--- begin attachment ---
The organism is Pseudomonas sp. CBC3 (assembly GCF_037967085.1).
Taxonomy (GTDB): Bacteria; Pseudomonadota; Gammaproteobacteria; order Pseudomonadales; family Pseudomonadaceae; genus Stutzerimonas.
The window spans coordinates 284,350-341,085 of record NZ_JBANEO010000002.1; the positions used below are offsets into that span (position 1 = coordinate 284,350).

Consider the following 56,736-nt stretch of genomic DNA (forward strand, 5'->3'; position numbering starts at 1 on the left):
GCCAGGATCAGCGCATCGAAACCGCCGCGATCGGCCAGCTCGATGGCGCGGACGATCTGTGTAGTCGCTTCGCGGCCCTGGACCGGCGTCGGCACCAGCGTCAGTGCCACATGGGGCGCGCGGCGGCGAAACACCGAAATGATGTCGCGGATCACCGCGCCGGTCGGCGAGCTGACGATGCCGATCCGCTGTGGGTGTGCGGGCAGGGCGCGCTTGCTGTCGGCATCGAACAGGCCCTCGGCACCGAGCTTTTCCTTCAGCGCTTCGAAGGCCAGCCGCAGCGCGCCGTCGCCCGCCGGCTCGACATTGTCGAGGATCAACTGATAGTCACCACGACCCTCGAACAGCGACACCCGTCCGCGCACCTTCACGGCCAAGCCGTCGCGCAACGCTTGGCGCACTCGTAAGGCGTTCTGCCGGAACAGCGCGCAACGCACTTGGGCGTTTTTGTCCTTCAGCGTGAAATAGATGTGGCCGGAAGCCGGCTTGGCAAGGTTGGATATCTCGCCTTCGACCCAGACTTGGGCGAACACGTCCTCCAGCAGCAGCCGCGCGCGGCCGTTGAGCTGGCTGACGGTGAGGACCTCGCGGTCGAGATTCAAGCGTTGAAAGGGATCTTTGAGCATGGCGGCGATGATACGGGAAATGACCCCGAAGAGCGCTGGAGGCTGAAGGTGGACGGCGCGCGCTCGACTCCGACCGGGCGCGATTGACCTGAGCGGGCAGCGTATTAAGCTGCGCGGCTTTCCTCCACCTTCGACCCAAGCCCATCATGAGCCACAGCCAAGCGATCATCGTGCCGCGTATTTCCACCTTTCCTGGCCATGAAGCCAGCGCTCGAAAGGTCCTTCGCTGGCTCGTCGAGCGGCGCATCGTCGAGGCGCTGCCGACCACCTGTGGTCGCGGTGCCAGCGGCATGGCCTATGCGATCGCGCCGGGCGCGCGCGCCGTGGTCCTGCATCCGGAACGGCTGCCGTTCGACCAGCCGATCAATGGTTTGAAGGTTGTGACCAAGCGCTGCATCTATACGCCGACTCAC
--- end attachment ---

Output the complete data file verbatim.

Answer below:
The organism is Pseudomonas sp. CBC3 (assembly GCF_037967085.1).
Taxonomy (GTDB): Bacteria; Pseudomonadota; Gammaproteobacteria; order Pseudomonadales; family Pseudomonadaceae; genus Stutzerimonas.
The window spans coordinates 284,350-341,085 of record NZ_JBANEO010000002.1; the positions used below are offsets into that span (position 1 = coordinate 284,350).

Consider the following 56,736-nt stretch of genomic DNA (forward strand, 5'->3'; position numbering starts at 1 on the left):
GCCAGGATCAGCGCATCGAAACCGCCGCGATCGGCCAGCTCGATGGCGCGGACGATCTGTGTAGTCGCTTCGCGGCCCTGGACCGGCGTCGGCACCAGCGTCAGTGCCACATGGGGCGCGCGGCGGCGAAACACCGAAATGATGTCGCGGATCACCGCGCCGGTCGGCGAGCTGACGATGCCGATCCGCTGTGGGTGTGCGGGCAGGGCGCGCTTGCTGTCGGCATCGAACAGGCCCTCGGCACCGAGCTTTTCCTTCAGCGCTTCGAAGGCCAGCCGCAGCGCGCCGTCGCCCGCCGGCTCGACATTGTCGAGGATCAACTGATAGTCACCACGACCCTCGAACAGCGACACCCGTCCGCGCACCTTCACGGCCAAGCCGTCGCGCAACGCTTGGCGCACTCGTAAGGCGTTCTGCCGGAACAGCGCGCAACGCACTTGGGCGTTTTTGTCCTTCAGCGTGAAATAGATGTGGCCGGAAGCCGGCTTGGCAAGGTTGGATATCTCGCCTTCGACCCAGACTTGGGCGAACACGTCCTCCAGCAGCAGCCGCGCGCGGCCGTTGAGCTGGCTGACGGTGAGGACCTCGCGGTCGAGATTCAAGCGTTGAAAGGGATCTTTGAGCATGGCGGCGATGATACGGGAAATGACCCCGAAGAGCGCTGGAGGCTGAAGGTGGACGGCGCGCGCTCGACTCCGACCGGGCGCGATTGACCTGAGCGGGCAGCGTATTAAGCTGCGCGGCTTTCCTCCACCTTCGACCCAAGCCCATCATGAGCCACAGCCAAGCGATCATCGTGCCGCGTATTTCCACCTTTCCTGGCCATGAAGCCAGCGCTCGAAAGGTCCTTCGCTGGCTCGTCGAGCGGCGCATCGTCGAGGCGCTGCCGACCACCTGTGGTCGCGGTGCCAGCGGCATGGCCTATGCGATCGCGCCGGGCGCGCGCGCCGTGGTCCTGCATCCGGAACGGCTGCCGTTCGACCAGCCGATCAATGGTTTGAAGGTTGTGACCAAGCGCTGCATCTATACGCCGACTCAC